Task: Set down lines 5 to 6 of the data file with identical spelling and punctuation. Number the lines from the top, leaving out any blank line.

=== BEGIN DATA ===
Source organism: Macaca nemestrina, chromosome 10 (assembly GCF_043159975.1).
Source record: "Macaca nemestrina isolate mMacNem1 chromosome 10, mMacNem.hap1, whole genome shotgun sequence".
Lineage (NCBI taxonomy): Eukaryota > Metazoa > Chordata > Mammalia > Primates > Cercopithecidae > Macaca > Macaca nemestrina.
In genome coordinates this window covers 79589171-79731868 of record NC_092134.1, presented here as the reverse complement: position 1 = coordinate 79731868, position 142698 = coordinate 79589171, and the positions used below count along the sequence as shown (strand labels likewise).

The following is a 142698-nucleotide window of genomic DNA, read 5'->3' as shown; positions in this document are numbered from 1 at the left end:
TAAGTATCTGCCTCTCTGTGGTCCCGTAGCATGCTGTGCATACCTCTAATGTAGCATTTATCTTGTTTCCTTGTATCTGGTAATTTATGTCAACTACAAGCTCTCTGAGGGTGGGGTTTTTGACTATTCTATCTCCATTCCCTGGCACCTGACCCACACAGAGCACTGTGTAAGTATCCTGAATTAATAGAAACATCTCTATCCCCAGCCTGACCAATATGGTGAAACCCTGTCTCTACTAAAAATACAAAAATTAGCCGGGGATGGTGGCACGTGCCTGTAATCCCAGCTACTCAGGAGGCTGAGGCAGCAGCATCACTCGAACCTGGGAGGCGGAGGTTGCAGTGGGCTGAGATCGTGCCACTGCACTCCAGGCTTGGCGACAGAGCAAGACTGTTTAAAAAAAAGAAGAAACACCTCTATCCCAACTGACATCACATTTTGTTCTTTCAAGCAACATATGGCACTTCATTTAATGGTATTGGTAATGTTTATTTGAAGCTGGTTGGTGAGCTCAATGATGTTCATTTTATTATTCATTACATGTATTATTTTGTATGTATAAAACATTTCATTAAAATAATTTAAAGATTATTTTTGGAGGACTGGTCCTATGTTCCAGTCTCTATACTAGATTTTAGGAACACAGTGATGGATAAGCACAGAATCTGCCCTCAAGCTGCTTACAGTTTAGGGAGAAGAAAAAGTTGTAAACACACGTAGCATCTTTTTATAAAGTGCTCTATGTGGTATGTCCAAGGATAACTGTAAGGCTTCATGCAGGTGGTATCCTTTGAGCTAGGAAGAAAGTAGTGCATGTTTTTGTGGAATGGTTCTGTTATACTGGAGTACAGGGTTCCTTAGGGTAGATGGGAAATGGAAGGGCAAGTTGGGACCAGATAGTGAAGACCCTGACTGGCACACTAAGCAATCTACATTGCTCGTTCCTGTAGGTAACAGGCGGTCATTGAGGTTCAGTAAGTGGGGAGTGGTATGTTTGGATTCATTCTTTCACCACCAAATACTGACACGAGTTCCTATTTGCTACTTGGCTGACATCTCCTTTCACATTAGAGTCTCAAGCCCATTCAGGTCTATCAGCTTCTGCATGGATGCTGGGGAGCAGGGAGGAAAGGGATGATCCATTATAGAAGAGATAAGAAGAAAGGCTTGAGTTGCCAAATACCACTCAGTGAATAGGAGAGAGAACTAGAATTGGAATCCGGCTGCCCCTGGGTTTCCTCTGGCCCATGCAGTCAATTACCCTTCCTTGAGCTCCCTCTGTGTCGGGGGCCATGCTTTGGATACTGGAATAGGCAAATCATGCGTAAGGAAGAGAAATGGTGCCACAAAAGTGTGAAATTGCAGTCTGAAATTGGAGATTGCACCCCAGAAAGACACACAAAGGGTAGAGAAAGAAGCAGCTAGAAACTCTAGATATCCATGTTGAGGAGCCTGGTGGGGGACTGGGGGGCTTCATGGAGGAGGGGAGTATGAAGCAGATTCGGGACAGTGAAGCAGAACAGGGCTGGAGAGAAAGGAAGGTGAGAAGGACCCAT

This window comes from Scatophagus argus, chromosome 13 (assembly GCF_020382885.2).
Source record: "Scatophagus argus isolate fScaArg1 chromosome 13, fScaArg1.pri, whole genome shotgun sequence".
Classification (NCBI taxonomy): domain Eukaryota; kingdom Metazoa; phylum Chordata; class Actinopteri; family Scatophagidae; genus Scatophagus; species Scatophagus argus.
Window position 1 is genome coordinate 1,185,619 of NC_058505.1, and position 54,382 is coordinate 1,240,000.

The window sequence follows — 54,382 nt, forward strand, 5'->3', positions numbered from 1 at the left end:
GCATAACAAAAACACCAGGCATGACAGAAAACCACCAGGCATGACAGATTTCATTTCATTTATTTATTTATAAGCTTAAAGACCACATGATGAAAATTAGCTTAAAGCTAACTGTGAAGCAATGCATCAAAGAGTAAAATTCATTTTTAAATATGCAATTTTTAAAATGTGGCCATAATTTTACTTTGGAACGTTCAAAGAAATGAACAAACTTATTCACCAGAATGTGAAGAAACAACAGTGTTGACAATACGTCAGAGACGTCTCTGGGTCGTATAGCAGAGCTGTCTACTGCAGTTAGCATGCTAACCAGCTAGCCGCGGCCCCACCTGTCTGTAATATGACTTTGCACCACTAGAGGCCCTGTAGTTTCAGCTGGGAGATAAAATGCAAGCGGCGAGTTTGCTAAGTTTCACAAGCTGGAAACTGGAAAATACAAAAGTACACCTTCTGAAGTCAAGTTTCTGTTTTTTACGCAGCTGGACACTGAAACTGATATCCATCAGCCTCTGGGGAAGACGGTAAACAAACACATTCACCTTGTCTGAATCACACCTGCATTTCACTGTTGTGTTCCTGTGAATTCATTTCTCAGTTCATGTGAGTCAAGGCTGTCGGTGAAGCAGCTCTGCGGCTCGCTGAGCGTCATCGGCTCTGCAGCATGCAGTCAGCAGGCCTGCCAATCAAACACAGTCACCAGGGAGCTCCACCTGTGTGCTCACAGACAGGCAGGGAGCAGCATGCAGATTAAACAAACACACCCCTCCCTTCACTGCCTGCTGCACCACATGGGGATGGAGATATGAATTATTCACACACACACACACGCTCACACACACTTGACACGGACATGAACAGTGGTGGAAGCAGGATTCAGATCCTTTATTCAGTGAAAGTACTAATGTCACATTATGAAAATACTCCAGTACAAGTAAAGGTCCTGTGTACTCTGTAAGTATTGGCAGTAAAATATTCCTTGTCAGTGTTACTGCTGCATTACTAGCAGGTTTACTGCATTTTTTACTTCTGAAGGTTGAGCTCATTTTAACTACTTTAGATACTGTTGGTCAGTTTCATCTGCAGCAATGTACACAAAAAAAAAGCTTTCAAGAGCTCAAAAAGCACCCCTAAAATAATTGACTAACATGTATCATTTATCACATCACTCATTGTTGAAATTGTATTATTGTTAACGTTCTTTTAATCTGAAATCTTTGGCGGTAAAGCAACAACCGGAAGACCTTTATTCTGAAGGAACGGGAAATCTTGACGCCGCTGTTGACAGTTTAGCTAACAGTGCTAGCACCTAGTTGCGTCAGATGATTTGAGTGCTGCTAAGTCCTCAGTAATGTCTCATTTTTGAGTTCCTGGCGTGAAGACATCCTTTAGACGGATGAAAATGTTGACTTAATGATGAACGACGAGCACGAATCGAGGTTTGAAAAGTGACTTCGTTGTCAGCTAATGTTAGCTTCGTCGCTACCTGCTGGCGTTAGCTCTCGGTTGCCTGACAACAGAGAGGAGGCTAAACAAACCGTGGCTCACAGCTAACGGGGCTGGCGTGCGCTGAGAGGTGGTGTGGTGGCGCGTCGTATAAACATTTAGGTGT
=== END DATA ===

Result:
The following is a 142698-nucleotide window of genomic DNA, read 5'->3' as shown; positions in this document are numbered from 1 at the left end:
TAAGTATCTGCCTCTCTGTGGTCCCGTAGCATGCTGTGCATACCTCTAATGTAGCATTTATCTTGTTTCCTTGTATCTGGTAATTTATGTCAACTACAAGCTCTCTGAGGGTGGGGTTTTTGACTATTCTATCTCCATTCCCTGGCACCTGACCCACACAGAGCACTGTGTAAGTATCCTGAATTAATAGAAACATCTCTATCCCCAGCCTGACCAATATGGTGAAACCCTGTCTCTACTAAAAATACAAAAATTAGCCGGGGATGGTGGCACGTGCCTGTAATCCCAGCTACTCAGGAGGCTGAGGCAGCAGCATCACTCGAACCTGGGAGGCGGAGGTTGCAGTGGGCTGAGATCGTGCCACTGCACTCCAGGCTTGGCGACAGAGCAAGACTGTTTAAAAAAAAGAAGAAACACCTCTATCCCAACTGACATCACATTTTGTTCTTTCAAGCAACATATGGCACTTCATTTAATGGTATTGGTAATGTTTATTTGAAGCTGGTTGGTGAGCTCAATGATGTTCATTTTATTATTCATTACATGTATTATTTTGTATGTATAAAACATTTCATTAAAATAATTTAAAGATTATTTTTGGAGGACTGGTCCTATGTTCCAGTCTCTATACTAGATTTTAGGAACACAGTGATGGATAAGCACAGAATCTGCCCTCAAGCTGCTTACAGTTTAGGGAGAAGAAAAAGTTGTAAACACACGTAGCATCTTTTTATAAAGTGCTCTATGTGGTATGTCCAAGGATAACTGTAAGGCTTCATGCAGGTGGTATCCTTTGAGCTAGGAAGAAAGTAGTGCATGTTTTTGTGGAATGGTTCTGTTATACTGGAGTACAGGGTTCCTTAGGGTAGATGGGAAATGGAAGGGCAAGTTGGGACCAGATAGTGAAGACCCTGACTGGCACACTAAGCAATCTACATTGCTCGTTCCTGTAGGTAACAGGCGGTCATTGAGGTTCAGTAAGTGGGGAGTGGTATGTTTGGATTCATTCTTTCACCACCAAATACTGACACGAGTTCCTATTTGCTACTTGGCTGACATCTCCTTTCACATTAGAGTCTCAAGCCCATTCAGGTCTATCAGCTTCTGCATGGATGCTGGGGAGCAGGGAGGAAAGGGATGATCCATTATAGAAGAGATAAGAAGAAAGGCTTGAGTTGCCAAATACCACTCAGTGAATAGGAGAGAGAACTAGAATTGGAATCCGGCTGCCCCTGGGTTTCCTCTGGCCCATGCAGTCAATTACCCTTCCTTGAGCTCCCTCTGTGTCGGGGGCCATGCTTTGGATACTGGAATAGGCAAATCATGCGTAAGGAAGAGAAATGGTGCCACAAAAGTGTGAAATTGCAGTCTGAAATTGGAGATTGCACCCCAGAAAGACACACAAAGGGTAGAGAAAGAAGCAGCTAGAAACTCTAGATATCCATGTTGAGGAGCCTGGTGGGGGACTGGGGGGCTTCATGGAGGAGGGGAGTATGAAGCAGATTCGGGACAGTGAAGCAGAACAGGGCTGGAGAGAAAGGAAGGTGAGAAGGACCCAT